Ron Fortune is wrestling with uncertainty again.
It was nearly two years ago that Fortune, owner of Euro-Tech Saab at 1122 E. Central, wasn't sure he'd have a Saab franchise because of months of on-again, off-again efforts by General Motors to sell the Swedish automaker.
Now, Saab's Dutch owner, Swedish Automobile, says it doesn't have cash to make payroll for its 3,700 workers in Sweden.
Meanwhile, a couple of different deals that Swedish CEO Victor Muller is working on with Zhejiang Youngman Lotus Automobile Co. and Pang Da Automobile Trade Co. in China, sit on the table, awaiting Chinese government approval.
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Another one, with Russian investor Vladimir Antonov lined up as a potential buyer of the Saab factory and part-owner of Swedish Automobile, hasn't received the necessary approvals from the European Investment Bank, which last year gave Saab a $580 million loan.
Those deals could mean the infusion of hundreds of millions of dollars into the company and give it the footing it needs to have a fighting chance.
"If he (Muller) doesn't get this money, it's pretty much sayonara," Fortune said Friday.
In the same breath, Fortune said he's optimistic that one of the deals on the table will get done.
"My gut feel is it's a 50-50 (chance), maybe better," that Saab will get the money it needs to get business rolling again, he said.
But some analysts don't hold much hope for Saab's longevity.
Bill Visnic, senior analyst at Edmunds.com, said the brand has had too many obstacles to overcome in the past two years for it realistically to survive — without a deep-pocketed equity suitor.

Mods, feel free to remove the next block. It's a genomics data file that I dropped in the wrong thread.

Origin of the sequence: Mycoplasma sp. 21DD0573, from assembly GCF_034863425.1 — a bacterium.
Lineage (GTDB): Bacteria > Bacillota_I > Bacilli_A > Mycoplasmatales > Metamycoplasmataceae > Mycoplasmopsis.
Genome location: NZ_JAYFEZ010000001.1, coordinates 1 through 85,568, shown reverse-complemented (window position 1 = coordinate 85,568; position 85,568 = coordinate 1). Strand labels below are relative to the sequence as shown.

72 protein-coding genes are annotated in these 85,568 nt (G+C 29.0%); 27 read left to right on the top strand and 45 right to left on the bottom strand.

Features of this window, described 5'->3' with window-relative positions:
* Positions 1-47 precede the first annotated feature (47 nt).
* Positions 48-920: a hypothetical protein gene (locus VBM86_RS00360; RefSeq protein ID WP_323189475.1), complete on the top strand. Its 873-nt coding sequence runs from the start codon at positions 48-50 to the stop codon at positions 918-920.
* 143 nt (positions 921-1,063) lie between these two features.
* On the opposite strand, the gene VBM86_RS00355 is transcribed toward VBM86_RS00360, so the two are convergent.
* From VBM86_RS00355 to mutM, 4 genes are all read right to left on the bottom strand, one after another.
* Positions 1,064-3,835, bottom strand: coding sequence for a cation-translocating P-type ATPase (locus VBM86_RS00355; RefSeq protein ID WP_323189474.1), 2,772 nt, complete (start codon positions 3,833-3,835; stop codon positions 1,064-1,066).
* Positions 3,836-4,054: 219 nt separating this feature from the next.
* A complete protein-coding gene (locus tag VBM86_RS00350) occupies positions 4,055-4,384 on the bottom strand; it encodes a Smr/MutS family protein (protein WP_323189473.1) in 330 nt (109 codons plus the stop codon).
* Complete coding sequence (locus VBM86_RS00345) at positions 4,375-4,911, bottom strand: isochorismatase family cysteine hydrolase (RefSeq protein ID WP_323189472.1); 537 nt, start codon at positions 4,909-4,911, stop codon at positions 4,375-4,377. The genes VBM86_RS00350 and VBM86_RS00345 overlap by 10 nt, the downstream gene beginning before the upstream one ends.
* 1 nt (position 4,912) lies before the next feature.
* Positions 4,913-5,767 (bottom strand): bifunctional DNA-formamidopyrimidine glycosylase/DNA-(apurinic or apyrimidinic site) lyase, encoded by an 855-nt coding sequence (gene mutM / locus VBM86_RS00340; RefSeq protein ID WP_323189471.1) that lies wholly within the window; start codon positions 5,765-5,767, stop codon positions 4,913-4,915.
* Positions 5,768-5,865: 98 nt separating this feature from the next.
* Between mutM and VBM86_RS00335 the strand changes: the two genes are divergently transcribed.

"It really appears increasingly desperate as each new piece filters out about this," Visnic said.
The brand, which posted multiple losses as part of GM, endured the GM bankruptcy and then a lengthy and sometimes tumultuous sale process. And then Saab was sold to Spyker, which renamed itself Swedish Automobile, a company whose experience in automaking was limited to building luxury cars with a $200,000-plus price tag. Since then, the company has been beset by cash problems, including halting since March as Saab struggles to pay suppliers for parts. It's expected to remain shut at least until July 4.
Visnic said Saab would have a better chance of succeeding if it had been acquired by a company with a lot of cash on hand — and patience.
"They needed time to re-establish the brand... the financial wherewithal to wait it out," he said.
The fact that the company is now at a place where it can't make payroll is "just really tantamount to a death sentence," Visnic said. "I just don't know how else to view that."
He said the irony is the cash-flow crunch is happening at the same time Saab rolls out new product, such as its 9-4x, which is a finalist for the North American Car/Truck of the Year awards at the North American International Auto Show in January in Detroit.
Theoretically that could "tide them over to get to the point where people are buying more (of Saab's) cars," Visnic said.
Euro-Tech's Fortune said if he can't keep the Saab franchise, he'll convert his nine-employee dealership into an independent dealer strictly selling used cars.
"I think it's more than likely (Muller is) going to get a deal done," Fortune said. "But there's definitely the potential that he wont get a deal done."